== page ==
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April Is Donate Life Month

By Staff | Apr 28, 2011

Editor’s Note: The following article was submitted by a fellow journalist, Lori Wiser, Sports Editor for the Ocheyedan Press/Melvin News. I have had the honor of knowing Lori through the Iowa Newspaper Association as well as our coverage of sports in Northwest Iowa.

The rest is her story.

Dan Voigt


I sit here tonight pondering the improbability that on April 13, 2011, I am sitting here typing.

It was just one year ago tonight, while living in the Nebraska House at the University of Nebraska Medical Center in Omaha, waiting for a heart transplant that I told a friend I was tired of fighting. Tired of feeling lousy all the time. Tired of all the restrictions and limitations. Tired of being away from home, family and friends. Tired of pondering my own mortality. Tired of wondering if I’d live long enough to see my next birthday the following month or the Fourth of July. That night the thought of seeing Christmas was incomprehensible. I was especially tired of waiting for that phone call I was starting to believe would never come; the one telling me they had found a heart for me.

My friend’s advice? Go to bed and try to get some sleep because things would look better in the morning. Little did either of us know morning would come extremely early for me.

My life was changed forever at approximately 1:30 a.m., Wednesday, April 14, 2010, when my phone rang with the news. A heart had been found so I needed to get to the other side of the huge hospital as soon as possible. That 10-minute walk seemed to take forever but soon I was in another room and things started happening very quickly.

The lab work, the EKGs and other tests, a meeting with the chaplain, signing numerous consents, going down to pre-op with my parents and listening to explanations of what was about to happen. The rest is kind of a blur . . . except for one thing.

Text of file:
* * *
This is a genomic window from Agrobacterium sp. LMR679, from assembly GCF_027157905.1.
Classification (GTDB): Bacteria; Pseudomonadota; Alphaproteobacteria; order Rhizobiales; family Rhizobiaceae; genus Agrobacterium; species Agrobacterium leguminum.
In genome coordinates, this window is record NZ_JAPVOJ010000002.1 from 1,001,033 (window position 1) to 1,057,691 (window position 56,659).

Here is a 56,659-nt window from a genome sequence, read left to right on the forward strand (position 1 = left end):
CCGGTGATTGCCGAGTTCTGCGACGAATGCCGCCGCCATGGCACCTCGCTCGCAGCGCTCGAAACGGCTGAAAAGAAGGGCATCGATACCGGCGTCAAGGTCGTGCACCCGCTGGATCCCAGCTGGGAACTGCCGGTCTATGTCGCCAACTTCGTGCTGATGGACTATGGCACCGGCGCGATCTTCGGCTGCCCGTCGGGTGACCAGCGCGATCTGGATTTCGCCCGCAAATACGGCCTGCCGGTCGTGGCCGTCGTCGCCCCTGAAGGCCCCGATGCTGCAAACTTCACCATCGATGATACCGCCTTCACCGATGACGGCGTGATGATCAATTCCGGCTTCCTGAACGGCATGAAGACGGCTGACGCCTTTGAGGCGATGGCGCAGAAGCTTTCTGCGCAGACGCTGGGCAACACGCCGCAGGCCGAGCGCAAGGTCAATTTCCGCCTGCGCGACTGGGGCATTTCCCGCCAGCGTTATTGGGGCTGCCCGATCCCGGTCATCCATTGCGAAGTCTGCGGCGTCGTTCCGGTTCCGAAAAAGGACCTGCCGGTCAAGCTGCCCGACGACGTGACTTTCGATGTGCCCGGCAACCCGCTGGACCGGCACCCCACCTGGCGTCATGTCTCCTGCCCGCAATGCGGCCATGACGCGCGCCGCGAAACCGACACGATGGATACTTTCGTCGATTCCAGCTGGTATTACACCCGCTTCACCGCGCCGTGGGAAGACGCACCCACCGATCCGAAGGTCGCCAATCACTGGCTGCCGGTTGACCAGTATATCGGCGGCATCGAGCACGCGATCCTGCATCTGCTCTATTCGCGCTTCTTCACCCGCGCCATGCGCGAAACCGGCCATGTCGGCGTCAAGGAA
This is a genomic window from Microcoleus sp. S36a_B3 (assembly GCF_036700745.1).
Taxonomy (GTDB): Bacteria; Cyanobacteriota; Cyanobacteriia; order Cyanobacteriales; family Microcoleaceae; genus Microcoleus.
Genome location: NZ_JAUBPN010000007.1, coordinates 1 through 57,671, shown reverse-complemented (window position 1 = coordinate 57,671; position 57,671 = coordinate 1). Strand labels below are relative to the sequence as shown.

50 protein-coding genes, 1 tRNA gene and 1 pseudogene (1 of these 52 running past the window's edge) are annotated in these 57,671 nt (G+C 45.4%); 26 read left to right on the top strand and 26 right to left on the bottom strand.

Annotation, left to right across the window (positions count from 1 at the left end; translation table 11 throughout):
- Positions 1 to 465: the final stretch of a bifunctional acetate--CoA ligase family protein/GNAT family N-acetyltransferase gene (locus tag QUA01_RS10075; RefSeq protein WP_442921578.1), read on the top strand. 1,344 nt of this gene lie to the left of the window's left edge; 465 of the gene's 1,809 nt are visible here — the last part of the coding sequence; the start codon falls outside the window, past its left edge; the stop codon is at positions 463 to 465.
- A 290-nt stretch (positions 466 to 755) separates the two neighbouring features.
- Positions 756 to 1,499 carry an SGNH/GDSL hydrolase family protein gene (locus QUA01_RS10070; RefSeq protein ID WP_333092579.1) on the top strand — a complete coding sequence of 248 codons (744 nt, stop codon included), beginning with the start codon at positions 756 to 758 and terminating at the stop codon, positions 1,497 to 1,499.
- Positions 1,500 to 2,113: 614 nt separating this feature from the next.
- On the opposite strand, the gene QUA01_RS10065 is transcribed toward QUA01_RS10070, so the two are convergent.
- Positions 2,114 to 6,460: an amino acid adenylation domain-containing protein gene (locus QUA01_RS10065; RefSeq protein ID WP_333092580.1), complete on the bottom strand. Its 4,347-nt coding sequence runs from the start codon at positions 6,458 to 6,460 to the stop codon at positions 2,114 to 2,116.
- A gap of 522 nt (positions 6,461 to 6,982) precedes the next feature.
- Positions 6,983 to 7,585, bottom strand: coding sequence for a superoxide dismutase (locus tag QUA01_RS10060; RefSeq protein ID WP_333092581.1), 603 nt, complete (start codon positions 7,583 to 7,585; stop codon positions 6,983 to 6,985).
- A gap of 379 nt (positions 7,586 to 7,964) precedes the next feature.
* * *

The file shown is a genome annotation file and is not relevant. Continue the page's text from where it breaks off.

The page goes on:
I distinctly recall thinking about my donor. I wondered what had happened to him or her. I wondered if he or she had had the opportunity to enjoy the many joys some of us take for granted.

I wondered about his or her family and thought about the juxtaposition of our lives at that moment. While my family was joyous, his or hers was grieving. I considered how grateful I am they decided to be organ donors instead of burying this heart. I remember having similar thoughts after coming out of the anesthesia.

At that time I also thought about how this family, about whom I know absolutely nothing, and I are forever intimately and inextricably linked. To this day I marvel at my good fortune because I know for a fact not everyone on the transplant list is as fortunate as I.

Over 550 Iowans are among the more than 100,000 people waiting for a life-saving transplant. Every single day 18 people on the national list die waiting for that phone call that never came because the need is so much greater than the available viable organs.

Unfortunately it is too late for us to help them but we can help the countless others who are impatiently waiting their turn or one of the 103 people who are added to the list every day.

You may say, but I am just one person. However, one person can affect the lives of up to 50 people by simply deciding to give the gift of life and become an organ and tissue donor.

As we observe Donate Life Month during April, I would encourage everyone to sign up as an organ, eye and tissue donor. It’s a very simple process. You can add your name to the donor registry by simply going online at www.iowadonornetwork.org. The site also has additional information if you have questions about organ and tissue donation.

The New Hearts support group, which operates closely with the Nebraska Medical Center, has a shirt promoting organ donation with the following on the back, “To the world you may be one person but to one person you are the world.”

My donor, a single, ordinary person just like you and me, has made a world of difference in my life and for that extraordinarily unselfish gift I will be eternally grateful.


Persons interested in donating life can contact their local medical professional for further information, or go to the national Donate Life website at: www.donatelife.net for more information.